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©2019 Gareth Montanarello

C-Extension Maintenance: Squeaky Gates

Updated: Nov 28, 2019

One of my favorite parts of playing bass is belting out the low notes that reside on the extension. A few months ago, however, I began having trouble getting the gates to open and close smoothly without squeaking. It made playing some of those low notes a little less enjoyable and the squeaks got distracting during rehearsals and concerts. I learned a trick from Chris Threlkeld-Wiegand that remedied this problem and made using my extension as seamless as the day I got it. I hope he doesn't mind me sharing!


Check out Chris' incredible work here: https://www.heartlandsbs.com/


The Extension


My extension, like most, consists of an ebony fingerboard with ebony gates mounted on brass stems laid into the side of the fingerboard. It was made by Jon Peterson in LA about four years ago and has a clean, professional look to it. I've had very few issues with it and it's always a joy to play and behold.


The Joys of Weather


Despite the joy my extension brings me, the young, wooden gates can be a little temperamental and whenever there is a major shift in Arizona's weather, they usually require adjusting to remain in good playing order. The biggest adjustment tends to happen in the winter, when the cold(ish), dry air causes the gates to shrink and rattle open when being played. This year, there were a number of drastic weather changes that sent my bass into a frenzy- bouts of heavy rain followed suddenly by warm, dry weather and at one point, a day of snow!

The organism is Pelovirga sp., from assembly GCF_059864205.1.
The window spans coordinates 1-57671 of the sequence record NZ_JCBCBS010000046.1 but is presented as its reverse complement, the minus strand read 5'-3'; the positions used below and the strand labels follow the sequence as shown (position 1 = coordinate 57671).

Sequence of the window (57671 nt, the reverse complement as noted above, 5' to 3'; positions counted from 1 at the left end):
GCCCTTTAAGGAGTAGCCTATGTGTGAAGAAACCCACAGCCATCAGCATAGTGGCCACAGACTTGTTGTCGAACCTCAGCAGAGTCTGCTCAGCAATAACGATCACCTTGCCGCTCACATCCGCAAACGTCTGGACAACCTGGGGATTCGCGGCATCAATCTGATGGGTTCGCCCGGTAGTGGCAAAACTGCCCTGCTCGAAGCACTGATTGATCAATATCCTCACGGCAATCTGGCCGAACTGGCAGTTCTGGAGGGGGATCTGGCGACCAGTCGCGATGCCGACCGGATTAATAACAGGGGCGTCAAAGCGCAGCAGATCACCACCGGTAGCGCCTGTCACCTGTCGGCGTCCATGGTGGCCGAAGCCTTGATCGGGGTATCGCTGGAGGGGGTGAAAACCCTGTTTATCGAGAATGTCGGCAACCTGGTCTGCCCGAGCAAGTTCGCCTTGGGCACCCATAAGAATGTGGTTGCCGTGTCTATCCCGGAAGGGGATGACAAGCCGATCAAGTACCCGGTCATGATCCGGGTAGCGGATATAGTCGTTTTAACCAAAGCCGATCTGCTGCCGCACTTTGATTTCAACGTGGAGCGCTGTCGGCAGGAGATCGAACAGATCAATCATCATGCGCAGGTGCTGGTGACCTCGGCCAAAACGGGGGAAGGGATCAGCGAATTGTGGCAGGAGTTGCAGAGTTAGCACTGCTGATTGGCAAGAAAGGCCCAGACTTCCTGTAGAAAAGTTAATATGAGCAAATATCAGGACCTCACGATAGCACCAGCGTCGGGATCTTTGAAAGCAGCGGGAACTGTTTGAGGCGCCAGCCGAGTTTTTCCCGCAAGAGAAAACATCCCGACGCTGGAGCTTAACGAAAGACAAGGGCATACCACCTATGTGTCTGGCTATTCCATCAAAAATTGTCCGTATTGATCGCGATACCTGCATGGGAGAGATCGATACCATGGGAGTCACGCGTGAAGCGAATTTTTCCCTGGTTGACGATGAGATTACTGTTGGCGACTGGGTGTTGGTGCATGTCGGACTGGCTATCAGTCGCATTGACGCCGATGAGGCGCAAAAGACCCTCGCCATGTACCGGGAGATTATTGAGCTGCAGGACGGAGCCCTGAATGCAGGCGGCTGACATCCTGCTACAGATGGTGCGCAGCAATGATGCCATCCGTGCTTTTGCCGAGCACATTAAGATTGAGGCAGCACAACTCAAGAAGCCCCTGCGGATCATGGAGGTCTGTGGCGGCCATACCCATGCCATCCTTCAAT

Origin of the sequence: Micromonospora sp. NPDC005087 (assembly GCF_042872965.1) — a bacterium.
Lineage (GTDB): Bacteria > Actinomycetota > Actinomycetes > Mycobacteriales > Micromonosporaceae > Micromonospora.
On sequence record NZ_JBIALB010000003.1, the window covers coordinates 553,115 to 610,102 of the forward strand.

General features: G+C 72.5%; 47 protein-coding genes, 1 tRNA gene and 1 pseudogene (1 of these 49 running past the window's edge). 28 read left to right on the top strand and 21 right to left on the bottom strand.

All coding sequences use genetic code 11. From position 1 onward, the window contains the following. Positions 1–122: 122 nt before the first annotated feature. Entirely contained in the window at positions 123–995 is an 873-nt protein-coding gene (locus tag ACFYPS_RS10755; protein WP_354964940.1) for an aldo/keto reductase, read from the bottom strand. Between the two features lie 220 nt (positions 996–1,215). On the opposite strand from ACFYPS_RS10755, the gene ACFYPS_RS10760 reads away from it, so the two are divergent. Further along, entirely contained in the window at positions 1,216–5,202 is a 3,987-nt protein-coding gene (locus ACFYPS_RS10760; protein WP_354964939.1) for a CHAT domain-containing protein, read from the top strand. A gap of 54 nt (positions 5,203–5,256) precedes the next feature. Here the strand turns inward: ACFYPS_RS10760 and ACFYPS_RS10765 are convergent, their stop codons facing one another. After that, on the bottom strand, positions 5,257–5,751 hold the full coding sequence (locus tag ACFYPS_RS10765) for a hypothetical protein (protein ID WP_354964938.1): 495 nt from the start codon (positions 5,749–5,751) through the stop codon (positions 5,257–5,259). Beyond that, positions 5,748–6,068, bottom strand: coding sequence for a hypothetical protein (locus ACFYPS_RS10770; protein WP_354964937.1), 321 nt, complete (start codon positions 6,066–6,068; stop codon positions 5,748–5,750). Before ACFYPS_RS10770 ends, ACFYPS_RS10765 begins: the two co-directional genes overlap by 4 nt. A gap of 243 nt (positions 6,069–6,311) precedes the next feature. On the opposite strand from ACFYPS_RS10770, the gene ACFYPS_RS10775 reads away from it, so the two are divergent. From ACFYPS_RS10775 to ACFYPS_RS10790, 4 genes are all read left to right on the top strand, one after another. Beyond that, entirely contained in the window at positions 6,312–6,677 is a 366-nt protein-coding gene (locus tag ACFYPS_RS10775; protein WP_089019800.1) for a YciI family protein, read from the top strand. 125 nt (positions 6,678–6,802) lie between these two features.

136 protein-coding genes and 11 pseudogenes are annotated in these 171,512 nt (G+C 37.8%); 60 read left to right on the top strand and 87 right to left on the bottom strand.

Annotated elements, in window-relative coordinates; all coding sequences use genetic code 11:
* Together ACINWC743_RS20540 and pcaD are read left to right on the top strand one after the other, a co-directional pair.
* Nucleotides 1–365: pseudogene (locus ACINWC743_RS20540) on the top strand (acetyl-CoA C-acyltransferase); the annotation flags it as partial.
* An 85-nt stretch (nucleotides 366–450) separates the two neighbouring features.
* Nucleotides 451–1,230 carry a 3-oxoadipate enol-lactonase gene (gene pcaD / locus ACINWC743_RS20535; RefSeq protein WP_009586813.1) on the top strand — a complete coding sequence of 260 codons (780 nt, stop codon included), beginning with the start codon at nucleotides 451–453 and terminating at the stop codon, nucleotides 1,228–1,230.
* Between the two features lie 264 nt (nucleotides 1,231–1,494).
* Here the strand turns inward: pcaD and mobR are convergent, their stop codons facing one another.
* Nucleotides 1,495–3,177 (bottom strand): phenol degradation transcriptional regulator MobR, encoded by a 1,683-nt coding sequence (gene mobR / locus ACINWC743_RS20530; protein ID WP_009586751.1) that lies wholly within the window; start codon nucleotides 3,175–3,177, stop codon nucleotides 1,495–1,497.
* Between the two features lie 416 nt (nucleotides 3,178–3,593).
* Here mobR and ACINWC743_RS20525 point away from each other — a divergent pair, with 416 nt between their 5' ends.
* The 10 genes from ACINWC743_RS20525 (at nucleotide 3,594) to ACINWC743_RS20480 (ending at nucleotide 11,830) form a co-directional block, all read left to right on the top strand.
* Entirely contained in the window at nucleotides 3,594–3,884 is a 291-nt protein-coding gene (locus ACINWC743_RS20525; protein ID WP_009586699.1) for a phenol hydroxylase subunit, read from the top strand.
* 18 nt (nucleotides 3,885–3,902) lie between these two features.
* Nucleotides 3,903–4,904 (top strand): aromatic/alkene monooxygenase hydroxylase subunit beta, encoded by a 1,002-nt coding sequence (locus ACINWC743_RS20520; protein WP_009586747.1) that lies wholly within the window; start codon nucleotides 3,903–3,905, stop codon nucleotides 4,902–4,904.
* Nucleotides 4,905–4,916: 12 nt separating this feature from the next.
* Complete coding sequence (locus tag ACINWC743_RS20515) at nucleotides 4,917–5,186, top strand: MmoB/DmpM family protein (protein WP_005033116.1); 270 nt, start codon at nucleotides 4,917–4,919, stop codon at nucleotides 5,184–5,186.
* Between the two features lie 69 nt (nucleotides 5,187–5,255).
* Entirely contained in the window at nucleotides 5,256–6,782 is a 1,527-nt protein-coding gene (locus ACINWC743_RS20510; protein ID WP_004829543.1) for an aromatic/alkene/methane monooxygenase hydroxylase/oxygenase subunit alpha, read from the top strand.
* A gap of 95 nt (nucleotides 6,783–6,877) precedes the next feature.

Snow in the desert. We need more of this.

All these changes really did a number on my bass. I was having wolf tones and fingerboard buzzes come and go, my bass felt tight and my extension did weird things that ultimately culminated in two gates developing a loud squeak whenever operated.


It was annoying.



The Solution


I suffered through the squeaky gates for a few weeks until I had the opportunity to meet Chris when he came to Tucson to show his newly-completed bass. The entire instrument was fantastic and easy to play, but I kept marveling over the smoothness of his extension gates. Perhaps I was just hyper-aware of them because I was so becoming so annoyed with mine, but whatever the case, I had to find out how he got them to feel so good.


The answer? Paraffin wax. He lubricates the contact points of the gate and it keeps things smooth, quiet, and efficient. He also said it was common for extensions the age of mine to start developing sticks/squeaks and suggested I give the wax a try. Unreasonably desperate to silence my gates, I did just that.




The Process


Before I continue, It might be worth adding that I am not sure how well this works on extensions that aren't similar to those made by Robertson's. I am not sure if it is necessary/effective on other styles of gate such as the Anzelloti Bass Capos. You will also see that I used way too large of a wrench. This is because I couldn't find anything smaller in 7/8" and I was too lazy to keep digging through my tools to find something more appropriately sized. Don't be like me.